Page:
Malta’s history dates back so far it’s a little crazy. It would be one of the least surprising places on Earth to find an ancient Star Gate to enable travel to distant worlds, hidden for millennia in the deepest recesses of a cave or somewhere similar. Of course, serious archaeologists and sci fi fans could argue for hours over the feasibility of this. Meanwhile, you can check out architecture in Malta that is thousands of years old. Some “fringe” historians such as Graham Hancock will argue that it’s possible that there is evidence that Malta was quite a civilised place in which to live thousands of years before more conventional wisdom would dictate, but no one will argue that there has been a human presence on the islands for 7,000 years. Similar theories are cogently argued that some of the Egyptian pyramids were built thousands of years earlier than people believe. Whatever your own take is, there are some fine architectural examples from ancient times in Malta, and the culture is strikingly rich in terms of its antiquity. Check out the Hypogeum, hewn out of rock by the ancients and not re-discovered until 1902. It’s on the list of World Heritage Sites drawn up by UNESCO.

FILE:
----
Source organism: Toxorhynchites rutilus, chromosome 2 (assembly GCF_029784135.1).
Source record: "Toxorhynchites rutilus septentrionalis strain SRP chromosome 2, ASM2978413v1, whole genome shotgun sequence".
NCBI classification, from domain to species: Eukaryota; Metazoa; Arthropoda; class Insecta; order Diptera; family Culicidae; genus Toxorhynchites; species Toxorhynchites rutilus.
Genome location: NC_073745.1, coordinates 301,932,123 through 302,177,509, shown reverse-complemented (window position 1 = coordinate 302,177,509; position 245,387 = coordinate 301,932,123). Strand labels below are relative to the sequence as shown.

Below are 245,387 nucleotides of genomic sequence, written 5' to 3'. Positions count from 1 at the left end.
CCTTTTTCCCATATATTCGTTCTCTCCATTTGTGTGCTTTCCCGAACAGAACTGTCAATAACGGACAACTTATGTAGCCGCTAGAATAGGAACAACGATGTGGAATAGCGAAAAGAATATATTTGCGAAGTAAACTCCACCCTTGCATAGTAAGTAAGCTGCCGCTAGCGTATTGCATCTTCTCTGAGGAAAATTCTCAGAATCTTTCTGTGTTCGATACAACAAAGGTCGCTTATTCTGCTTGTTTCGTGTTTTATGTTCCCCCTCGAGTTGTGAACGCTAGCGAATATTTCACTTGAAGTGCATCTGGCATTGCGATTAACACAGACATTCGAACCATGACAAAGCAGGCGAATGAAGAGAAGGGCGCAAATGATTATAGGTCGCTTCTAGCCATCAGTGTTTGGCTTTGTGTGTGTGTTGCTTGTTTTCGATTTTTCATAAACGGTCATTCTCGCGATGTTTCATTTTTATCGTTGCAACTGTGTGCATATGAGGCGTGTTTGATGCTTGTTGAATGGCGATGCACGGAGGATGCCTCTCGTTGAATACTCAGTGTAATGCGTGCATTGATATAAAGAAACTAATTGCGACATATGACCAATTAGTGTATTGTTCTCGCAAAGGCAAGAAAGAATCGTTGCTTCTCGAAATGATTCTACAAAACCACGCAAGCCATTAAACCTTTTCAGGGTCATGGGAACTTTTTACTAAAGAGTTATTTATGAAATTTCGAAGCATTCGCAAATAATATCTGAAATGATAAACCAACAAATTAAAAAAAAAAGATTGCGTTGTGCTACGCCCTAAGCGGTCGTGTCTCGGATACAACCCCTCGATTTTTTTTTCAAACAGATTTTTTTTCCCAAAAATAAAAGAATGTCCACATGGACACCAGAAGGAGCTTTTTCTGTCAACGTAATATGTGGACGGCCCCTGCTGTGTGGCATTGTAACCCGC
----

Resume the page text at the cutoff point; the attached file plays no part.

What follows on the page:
The Kordin III prehistoric temples are also worth a look. You might even get to view a session about pottery making – where you’re actually taught how ancient peoples made their bowls and other paraphernalia.
You will also find plenty of places to visit that deal with the more recent history of Malta. For example, you can find the Malta Maritime Museum in an old naval bakery. The museum contains information on both ancient and apocryphal tales of the sea and on more verified maritime history, covering both Malta and the rest of the Med. The maritime museum houses various items representing the periods of history and pre-history.